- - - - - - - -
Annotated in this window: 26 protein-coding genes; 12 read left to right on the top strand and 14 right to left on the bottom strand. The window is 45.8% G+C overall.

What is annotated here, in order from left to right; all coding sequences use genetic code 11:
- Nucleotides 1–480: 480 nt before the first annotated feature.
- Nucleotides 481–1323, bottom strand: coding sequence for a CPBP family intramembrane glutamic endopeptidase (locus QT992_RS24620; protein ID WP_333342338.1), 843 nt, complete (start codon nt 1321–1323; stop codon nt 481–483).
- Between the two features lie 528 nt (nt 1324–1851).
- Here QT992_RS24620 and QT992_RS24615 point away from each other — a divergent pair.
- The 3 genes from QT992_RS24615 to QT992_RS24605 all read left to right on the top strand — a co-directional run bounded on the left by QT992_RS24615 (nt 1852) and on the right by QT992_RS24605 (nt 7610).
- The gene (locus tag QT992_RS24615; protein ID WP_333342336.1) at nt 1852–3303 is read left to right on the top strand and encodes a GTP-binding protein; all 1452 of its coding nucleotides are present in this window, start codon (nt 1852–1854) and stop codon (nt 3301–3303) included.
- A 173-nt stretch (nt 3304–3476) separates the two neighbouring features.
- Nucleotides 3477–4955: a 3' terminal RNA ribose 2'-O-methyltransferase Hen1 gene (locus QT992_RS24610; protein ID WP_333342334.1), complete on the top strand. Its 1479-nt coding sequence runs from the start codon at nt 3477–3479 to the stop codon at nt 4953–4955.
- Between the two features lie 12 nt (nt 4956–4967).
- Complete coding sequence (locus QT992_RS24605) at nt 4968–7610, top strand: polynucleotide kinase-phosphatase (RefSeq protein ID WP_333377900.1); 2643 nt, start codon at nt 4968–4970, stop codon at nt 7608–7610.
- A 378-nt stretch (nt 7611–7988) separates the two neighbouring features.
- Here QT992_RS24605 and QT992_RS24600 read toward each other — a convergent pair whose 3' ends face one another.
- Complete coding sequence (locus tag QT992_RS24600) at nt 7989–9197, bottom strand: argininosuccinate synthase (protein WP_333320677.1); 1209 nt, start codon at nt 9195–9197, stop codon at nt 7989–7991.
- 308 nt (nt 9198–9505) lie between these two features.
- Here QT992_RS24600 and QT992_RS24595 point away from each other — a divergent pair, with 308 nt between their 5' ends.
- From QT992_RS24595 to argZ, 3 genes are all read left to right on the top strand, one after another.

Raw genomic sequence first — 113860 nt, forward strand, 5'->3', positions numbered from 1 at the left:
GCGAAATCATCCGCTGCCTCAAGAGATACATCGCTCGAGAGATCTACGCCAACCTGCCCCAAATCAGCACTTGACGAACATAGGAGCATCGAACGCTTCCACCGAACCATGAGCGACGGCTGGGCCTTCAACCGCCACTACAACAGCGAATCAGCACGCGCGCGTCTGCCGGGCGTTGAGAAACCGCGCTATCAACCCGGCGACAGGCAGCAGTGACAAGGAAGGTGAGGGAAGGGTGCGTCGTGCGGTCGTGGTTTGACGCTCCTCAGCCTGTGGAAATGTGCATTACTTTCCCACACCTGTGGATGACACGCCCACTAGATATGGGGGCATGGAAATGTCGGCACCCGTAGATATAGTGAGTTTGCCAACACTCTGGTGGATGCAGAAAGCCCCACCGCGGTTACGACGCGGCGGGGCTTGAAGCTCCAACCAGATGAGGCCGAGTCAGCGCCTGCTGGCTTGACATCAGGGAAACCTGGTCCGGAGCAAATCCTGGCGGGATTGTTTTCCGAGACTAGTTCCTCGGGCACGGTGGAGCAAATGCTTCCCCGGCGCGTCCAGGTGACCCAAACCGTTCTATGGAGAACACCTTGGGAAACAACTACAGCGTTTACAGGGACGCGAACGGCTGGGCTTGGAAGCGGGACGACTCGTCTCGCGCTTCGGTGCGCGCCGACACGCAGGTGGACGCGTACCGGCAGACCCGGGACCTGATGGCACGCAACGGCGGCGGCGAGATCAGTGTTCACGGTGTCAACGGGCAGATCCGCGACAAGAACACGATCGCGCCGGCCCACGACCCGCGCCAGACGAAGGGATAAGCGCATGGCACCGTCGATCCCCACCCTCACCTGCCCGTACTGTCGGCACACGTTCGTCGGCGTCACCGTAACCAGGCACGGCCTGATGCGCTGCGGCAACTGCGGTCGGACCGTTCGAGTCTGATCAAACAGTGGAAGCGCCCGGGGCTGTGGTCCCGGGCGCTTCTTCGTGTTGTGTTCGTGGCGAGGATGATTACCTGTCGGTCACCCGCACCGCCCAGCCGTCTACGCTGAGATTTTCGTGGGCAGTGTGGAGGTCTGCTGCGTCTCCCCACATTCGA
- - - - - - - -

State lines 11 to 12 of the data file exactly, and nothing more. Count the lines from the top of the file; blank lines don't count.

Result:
- Between the two features lie 12 nt (nt 4956–4967).
- Complete coding sequence (locus QT992_RS24605) at nt 4968–7610, top strand: polynucleotide kinase-phosphatase (RefSeq protein ID WP_333377900.1); 2643 nt, start codon at nt 4968–4970, stop codon at nt 7608–7610.